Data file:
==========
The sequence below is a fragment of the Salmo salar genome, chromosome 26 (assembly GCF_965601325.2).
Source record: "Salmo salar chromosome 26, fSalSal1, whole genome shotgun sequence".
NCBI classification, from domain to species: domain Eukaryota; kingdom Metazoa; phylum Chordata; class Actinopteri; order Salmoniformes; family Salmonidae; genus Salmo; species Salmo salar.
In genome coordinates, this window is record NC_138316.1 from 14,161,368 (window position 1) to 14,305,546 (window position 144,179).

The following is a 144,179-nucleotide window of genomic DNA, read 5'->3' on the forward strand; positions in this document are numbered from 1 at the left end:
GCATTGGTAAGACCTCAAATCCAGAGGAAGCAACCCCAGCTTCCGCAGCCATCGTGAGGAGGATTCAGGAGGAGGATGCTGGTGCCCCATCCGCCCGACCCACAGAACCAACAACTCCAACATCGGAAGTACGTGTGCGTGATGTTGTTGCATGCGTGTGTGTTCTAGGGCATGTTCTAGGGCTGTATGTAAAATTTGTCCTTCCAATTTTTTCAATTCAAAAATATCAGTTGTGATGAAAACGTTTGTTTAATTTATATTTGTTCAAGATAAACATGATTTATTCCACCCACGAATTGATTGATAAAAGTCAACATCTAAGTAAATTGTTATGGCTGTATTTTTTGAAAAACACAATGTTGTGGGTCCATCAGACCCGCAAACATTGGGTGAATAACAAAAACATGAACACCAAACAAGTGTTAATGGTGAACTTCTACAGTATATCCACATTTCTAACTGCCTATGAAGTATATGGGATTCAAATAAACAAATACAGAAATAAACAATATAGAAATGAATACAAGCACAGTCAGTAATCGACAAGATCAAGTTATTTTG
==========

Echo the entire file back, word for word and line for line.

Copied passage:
The sequence below is a fragment of the Salmo salar genome, chromosome 26 (assembly GCF_965601325.2).
Source record: "Salmo salar chromosome 26, fSalSal1, whole genome shotgun sequence".
NCBI classification, from domain to species: domain Eukaryota; kingdom Metazoa; phylum Chordata; class Actinopteri; order Salmoniformes; family Salmonidae; genus Salmo; species Salmo salar.
In genome coordinates, this window is record NC_138316.1 from 14,161,368 (window position 1) to 14,305,546 (window position 144,179).

The following is a 144,179-nucleotide window of genomic DNA, read 5'->3' on the forward strand; positions in this document are numbered from 1 at the left end:
GCATTGGTAAGACCTCAAATCCAGAGGAAGCAACCCCAGCTTCCGCAGCCATCGTGAGGAGGATTCAGGAGGAGGATGCTGGTGCCCCATCCGCCCGACCCACAGAACCAACAACTCCAACATCGGAAGTACGTGTGCGTGATGTTGTTGCATGCGTGTGTGTTCTAGGGCATGTTCTAGGGCTGTATGTAAAATTTGTCCTTCCAATTTTTTCAATTCAAAAATATCAGTTGTGATGAAAACGTTTGTTTAATTTATATTTGTTCAAGATAAACATGATTTATTCCACCCACGAATTGATTGATAAAAGTCAACATCTAAGTAAATTGTTATGGCTGTATTTTTTGAAAAACACAATGTTGTGGGTCCATCAGACCCGCAAACATTGGGTGAATAACAAAAACATGAACACCAAACAAGTGTTAATGGTGAACTTCTACAGTATATCCACATTTCTAACTGCCTATGAAGTATATGGGATTCAAATAAACAAATACAGAAATAAACAATATAGAAATGAATACAAGCACAGTCAGTAATCGACAAGATCAAGTTATTTTG